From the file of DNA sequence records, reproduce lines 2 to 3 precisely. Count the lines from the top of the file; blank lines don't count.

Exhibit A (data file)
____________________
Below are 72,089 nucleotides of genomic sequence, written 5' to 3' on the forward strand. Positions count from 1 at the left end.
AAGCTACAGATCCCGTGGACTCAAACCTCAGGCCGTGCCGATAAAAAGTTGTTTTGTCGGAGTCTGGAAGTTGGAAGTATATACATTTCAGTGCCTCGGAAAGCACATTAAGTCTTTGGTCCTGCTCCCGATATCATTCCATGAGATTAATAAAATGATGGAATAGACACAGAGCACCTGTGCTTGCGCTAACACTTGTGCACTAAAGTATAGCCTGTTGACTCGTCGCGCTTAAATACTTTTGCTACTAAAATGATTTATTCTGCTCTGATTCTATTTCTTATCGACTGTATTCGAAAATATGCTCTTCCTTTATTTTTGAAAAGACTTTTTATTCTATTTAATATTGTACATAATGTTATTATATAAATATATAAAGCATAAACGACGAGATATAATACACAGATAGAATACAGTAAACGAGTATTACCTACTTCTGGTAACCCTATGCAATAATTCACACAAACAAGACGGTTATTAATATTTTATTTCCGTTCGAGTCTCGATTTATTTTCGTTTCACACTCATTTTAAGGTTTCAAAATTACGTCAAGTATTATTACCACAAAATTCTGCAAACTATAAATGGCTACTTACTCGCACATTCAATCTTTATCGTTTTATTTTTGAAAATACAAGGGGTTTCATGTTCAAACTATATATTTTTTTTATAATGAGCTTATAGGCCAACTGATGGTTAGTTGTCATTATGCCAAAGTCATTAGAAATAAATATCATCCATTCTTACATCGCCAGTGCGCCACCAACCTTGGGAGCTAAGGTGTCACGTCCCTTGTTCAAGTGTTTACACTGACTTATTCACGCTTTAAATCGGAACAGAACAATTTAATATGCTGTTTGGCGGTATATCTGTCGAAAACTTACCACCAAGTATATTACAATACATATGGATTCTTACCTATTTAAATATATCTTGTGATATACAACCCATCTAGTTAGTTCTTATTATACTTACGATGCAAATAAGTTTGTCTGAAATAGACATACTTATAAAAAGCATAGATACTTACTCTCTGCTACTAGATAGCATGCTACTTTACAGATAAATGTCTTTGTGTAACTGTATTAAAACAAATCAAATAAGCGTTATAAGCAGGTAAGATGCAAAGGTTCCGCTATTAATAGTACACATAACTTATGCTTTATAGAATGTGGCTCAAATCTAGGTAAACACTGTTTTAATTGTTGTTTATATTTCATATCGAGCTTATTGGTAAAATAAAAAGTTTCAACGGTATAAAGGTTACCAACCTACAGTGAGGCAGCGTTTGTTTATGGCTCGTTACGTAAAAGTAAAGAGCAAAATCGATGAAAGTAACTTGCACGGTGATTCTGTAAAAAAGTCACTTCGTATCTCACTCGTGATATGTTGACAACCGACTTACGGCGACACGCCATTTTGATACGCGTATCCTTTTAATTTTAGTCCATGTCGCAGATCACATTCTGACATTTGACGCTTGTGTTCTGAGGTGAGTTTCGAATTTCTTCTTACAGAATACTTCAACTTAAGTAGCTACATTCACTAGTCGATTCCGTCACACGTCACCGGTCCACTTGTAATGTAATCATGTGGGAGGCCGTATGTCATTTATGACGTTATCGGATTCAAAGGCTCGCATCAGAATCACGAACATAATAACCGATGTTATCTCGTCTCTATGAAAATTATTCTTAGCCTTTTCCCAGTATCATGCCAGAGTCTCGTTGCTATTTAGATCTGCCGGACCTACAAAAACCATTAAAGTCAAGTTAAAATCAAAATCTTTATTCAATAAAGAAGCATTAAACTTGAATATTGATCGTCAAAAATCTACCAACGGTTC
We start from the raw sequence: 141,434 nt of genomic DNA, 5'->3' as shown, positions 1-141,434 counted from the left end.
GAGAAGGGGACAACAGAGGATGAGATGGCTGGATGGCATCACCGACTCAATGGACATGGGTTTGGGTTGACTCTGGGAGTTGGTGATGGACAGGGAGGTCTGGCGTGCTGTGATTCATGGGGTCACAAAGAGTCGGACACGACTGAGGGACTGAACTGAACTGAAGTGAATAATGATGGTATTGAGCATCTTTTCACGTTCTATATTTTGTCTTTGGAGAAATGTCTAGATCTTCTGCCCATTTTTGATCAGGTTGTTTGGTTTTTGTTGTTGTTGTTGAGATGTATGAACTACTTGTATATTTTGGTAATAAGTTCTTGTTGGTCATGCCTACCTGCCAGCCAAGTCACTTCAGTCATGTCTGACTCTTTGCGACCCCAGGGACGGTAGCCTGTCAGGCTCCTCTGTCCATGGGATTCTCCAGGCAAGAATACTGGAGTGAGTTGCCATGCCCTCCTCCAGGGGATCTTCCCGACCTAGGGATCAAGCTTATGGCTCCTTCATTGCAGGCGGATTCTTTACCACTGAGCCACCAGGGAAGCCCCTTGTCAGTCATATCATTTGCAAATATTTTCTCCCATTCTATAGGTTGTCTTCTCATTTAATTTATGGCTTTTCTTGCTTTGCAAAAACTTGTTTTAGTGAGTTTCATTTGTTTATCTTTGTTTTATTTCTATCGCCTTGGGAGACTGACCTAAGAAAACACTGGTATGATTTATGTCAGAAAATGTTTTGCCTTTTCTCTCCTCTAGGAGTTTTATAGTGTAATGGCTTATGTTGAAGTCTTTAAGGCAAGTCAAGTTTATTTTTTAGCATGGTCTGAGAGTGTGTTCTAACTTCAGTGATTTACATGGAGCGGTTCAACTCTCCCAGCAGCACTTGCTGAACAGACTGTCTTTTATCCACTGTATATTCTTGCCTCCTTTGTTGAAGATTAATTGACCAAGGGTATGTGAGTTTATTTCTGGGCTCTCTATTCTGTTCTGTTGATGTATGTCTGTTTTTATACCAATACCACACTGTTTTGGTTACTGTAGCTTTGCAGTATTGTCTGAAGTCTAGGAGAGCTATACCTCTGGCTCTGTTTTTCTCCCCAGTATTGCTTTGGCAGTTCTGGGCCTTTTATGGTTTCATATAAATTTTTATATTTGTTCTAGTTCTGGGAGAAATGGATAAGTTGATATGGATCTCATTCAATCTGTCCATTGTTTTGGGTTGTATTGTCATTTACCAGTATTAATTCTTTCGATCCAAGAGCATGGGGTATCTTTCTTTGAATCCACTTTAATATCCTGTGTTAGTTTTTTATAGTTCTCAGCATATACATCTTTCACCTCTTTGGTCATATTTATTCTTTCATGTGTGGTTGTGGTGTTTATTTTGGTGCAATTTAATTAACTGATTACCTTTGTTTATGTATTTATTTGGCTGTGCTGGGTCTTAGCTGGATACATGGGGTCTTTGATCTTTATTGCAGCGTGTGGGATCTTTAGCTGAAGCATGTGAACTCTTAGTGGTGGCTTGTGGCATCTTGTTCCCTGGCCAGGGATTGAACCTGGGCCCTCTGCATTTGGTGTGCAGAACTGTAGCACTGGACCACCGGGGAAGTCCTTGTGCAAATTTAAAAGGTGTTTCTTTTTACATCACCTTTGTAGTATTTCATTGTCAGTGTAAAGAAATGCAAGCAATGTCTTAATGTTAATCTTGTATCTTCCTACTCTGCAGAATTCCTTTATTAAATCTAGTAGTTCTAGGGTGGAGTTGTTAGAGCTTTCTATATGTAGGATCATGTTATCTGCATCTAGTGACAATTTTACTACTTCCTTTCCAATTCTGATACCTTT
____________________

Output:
AAGCTACAGATCCCGTGGACTCAAACCTCAGGCCGTGCCGATAAAAAGTTGTTTTGTCGGAGTCTGGAAGTTGGAAGTATATACATTTCAGTGCCTCGGAAAGCACATTAAGTCTTTGGTCCTGCTCCCGATATCATTCCATGAGATTAATAAAATGATGGAATAGACACAGAGCACCTGTGCTTGCGCTAACACTTGTGCACTAAAGTATAGCCTGTTGACTCGTCGCGCTTAAATACTTTTGCTACTAAAATGATTTATTCTGCTCTGATTCTATTTCTTATCGACTGTATTCGAAAATATGCTCTTCCTTTATTTTTGAAAAGACTTTTTATTCTATTTAATATTGTACATAATGTTATTATATAAATATATAAAGCATAAACGACGAGATATAATACACAGATAGAATACAGTAAACGAGTATTACCTACTTCTGGTAACCCTATGCAATAATTCACACAAACAAGACGGTTATTAATATTTTATTTCCGTTCGAGTCTCGATTTATTTTCGTTTCACACTCATTTTAAGGTTTCAAAATTACGTCAAGTATTATTACCACAAAATTCTGCAAACTATAAATGGCTACTTACTCGCACATTCAATCTTTATCGTTTTATTTTTGAAAATACAAGGGGTTTCATGTTCAAACTATATATTTTTTTTATAATGAGCTTATAGGCCAACTGATGGTTAGTTGTCATTATGCCAAAGTCATTAGAAATAAATATCATCCATTCTTACATCGCCAGTGCGCCACCAACCTTGGGAGCTAAGGTGTCACGTCCCTTGTTCAAGTGTTTACACTGACTTATTCACGCTTTAAATCGGAACAGAACAATTTAATATGCTGTTTGGCGGTATATCTGTCGAAAACTTACCACCAAGTATATTACAATACATATGGATTCTTACCTATTTAAATATATCTTGTGATATACAACCCATCTAGTTAGTTCTTATTATACTTACGATGCAAATAAGTTTGTCTGAAATAGACATACTTATAAAAAGCATAGATACTTACTCTCTGCTACTAGATAGCATGCTACTTTACAGATAAATGTCTTTGTGTAACTGTATTAAAACAAATCAAATAAGCGTTATAAGCAGGTAAGATGCAAAGGTTCCGCTATTAATAGTACACATAACTTATGCTTTATAGAATGTGGCTCAAATCTAGGTAAACACTGTTTTAATTGTTGTTTATATTTCATATCGAGCTTATTGGTAAAATAAAAAGTTTCAACGGTATAAAGGTTACCAACCTACAGTGAGGCAGCGTTTGTTTATGGCTCGTTACGTAAAAGTAAAGAGCAAAATCGATGAAAGTAACTTGCACGGTGATTCTGTAAAAAAGTCACTTCGTATCTCACTCGTGATATGTTGACAACCGACTTACGGCGACACGCCATTTTGATACGCGTATCCTTTTAATTTTAGTCCATGTCGCAGATCACATTCTGACATTTGACGCTTGTGTTCTGAGGTGAGTTTCGAATTTCTTCTTACAGAATACTTCAACTTAAGTAGCTACATTCACTAGTCGATTCCGTCACACGTCACCGGTCCACTTGTAATGTAATCATGTGGGAGGCCGTATGTCATTTATGACGTTATCGGATTCAAAGGCTCGCATCAGAATCACGAACATAATAACCGATGTTATCTCGTCTCTATGAAAATTATTCTTAGCCTTTTCCCAGTATCATGCCAGAGTCTCGTTGCTATTTAGATCTGCCGGACCTACAAAAACCATTAAAGTCAAGTTAAAATCAAAATCTTTATTCAATAAAGAAGCATTAAACTTGAATATTGATCGTCAAAAATCTACCAACGGTTC
We start from the raw sequence: 141,434 nt of genomic DNA, 5'->3' as shown, positions 1-141,434 counted from the left end.